Osteochondral Autograft Transplantation to the Metacarpal Head for Avascular Necrosis in a Young Active Patient: Case Report and Technique Overview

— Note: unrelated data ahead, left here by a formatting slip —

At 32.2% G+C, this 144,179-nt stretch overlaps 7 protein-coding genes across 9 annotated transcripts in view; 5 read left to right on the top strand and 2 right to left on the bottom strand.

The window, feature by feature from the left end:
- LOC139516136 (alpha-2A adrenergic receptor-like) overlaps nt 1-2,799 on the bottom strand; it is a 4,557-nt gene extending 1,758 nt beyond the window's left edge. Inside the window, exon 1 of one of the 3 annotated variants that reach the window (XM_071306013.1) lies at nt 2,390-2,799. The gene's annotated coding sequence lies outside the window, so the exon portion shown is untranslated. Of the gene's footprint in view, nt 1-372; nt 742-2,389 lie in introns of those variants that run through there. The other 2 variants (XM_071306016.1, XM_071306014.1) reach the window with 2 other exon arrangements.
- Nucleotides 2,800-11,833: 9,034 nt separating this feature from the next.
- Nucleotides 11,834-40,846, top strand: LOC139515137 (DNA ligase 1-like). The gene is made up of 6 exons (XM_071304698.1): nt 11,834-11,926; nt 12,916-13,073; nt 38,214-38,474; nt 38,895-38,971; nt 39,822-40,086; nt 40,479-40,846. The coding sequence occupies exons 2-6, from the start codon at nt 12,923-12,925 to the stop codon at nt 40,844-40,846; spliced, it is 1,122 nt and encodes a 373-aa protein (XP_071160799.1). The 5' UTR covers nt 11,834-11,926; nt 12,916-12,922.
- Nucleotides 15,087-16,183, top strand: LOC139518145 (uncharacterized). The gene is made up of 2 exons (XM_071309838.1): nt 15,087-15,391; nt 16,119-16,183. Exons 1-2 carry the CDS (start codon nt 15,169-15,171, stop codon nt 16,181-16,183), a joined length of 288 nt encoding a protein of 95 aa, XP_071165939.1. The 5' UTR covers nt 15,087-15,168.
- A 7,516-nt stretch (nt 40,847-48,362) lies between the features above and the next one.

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Background:Aseptic avascular necrosis of the metacarpal head, or Dieterich disease, is a rare and painful condition of unknown etiology. There is no consensus regarding optimal treatment, although multiple surgical options have been described. Many cases are refractory to nonoperative management.Materials and Methods:We present a case of a young, active patient with avascular necrosis of the long finger metacarpal head that was treated surgically with osteochondral autograft transplantation. An osteochondral autograft system was used to remove a 10×13 mm core, which contained the entire osteochondral defect. An incision was made and the superior lateral aspect of the trochlea was exposed through a small fascial incision. A size-matched core was harvested from the lateral aspect of the trochlea proximal to the sulcus terminalis in the non–weight-bearing portion of the lateral condyle. The harvested osteochondral donor fragment was then transplanted into the defect in the metacarpal head and noted to be an excellent size match.Results:At 2 weeks postoperative, the patient had nearly full range of motion of both the affected hand and the donor knee. Radiographs demonstrated a small intra-articular step-off of <1 mm, which was appreciated in the intraoperative fluoroscopic image and is within the acceptable limits for metacarpophalangeal joint step-off. At one year postoperative he was pain-free with a QuickDASH score of 2.3.Conclusions:Avascular necrosis of the metacarpal head in a young patient can be a challenging problem, especially when it is resistant to conservative therapy. Arthroplasty or arthrodesis could be reliable options in older, lower-demand patients, but are not appropriate for a young, high-demand patient.

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